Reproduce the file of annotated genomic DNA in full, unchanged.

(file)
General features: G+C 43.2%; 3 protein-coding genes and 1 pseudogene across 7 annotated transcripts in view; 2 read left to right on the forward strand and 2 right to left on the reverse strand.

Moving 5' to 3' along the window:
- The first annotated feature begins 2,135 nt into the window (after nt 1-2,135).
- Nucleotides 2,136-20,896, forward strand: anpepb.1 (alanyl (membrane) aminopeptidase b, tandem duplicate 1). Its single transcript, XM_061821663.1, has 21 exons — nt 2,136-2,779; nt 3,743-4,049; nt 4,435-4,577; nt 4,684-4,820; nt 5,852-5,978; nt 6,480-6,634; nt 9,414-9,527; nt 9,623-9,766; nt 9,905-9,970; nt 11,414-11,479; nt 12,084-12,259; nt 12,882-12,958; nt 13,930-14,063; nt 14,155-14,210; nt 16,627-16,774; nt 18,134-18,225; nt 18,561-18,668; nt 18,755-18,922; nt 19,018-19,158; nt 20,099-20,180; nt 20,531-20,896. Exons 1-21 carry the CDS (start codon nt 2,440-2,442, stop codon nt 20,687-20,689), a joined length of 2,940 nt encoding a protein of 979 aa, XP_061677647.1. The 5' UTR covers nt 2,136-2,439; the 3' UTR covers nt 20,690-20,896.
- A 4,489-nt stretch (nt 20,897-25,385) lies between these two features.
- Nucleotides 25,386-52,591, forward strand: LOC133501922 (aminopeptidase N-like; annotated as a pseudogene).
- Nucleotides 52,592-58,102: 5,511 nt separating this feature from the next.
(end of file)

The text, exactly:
General features: G+C 43.2%; 3 protein-coding genes and 1 pseudogene across 7 annotated transcripts in view; 2 read left to right on the forward strand and 2 right to left on the reverse strand.

Moving 5' to 3' along the window:
- The first annotated feature begins 2,135 nt into the window (after nt 1-2,135).
- Nucleotides 2,136-20,896, forward strand: anpepb.1 (alanyl (membrane) aminopeptidase b, tandem duplicate 1). Its single transcript, XM_061821663.1, has 21 exons — nt 2,136-2,779; nt 3,743-4,049; nt 4,435-4,577; nt 4,684-4,820; nt 5,852-5,978; nt 6,480-6,634; nt 9,414-9,527; nt 9,623-9,766; nt 9,905-9,970; nt 11,414-11,479; nt 12,084-12,259; nt 12,882-12,958; nt 13,930-14,063; nt 14,155-14,210; nt 16,627-16,774; nt 18,134-18,225; nt 18,561-18,668; nt 18,755-18,922; nt 19,018-19,158; nt 20,099-20,180; nt 20,531-20,896. Exons 1-21 carry the CDS (start codon nt 2,440-2,442, stop codon nt 20,687-20,689), a joined length of 2,940 nt encoding a protein of 979 aa, XP_061677647.1. The 5' UTR covers nt 2,136-2,439; the 3' UTR covers nt 20,690-20,896.
- A 4,489-nt stretch (nt 20,897-25,385) lies between these two features.
- Nucleotides 25,386-52,591, forward strand: LOC133501922 (aminopeptidase N-like; annotated as a pseudogene).
- Nucleotides 52,592-58,102: 5,511 nt separating this feature from the next.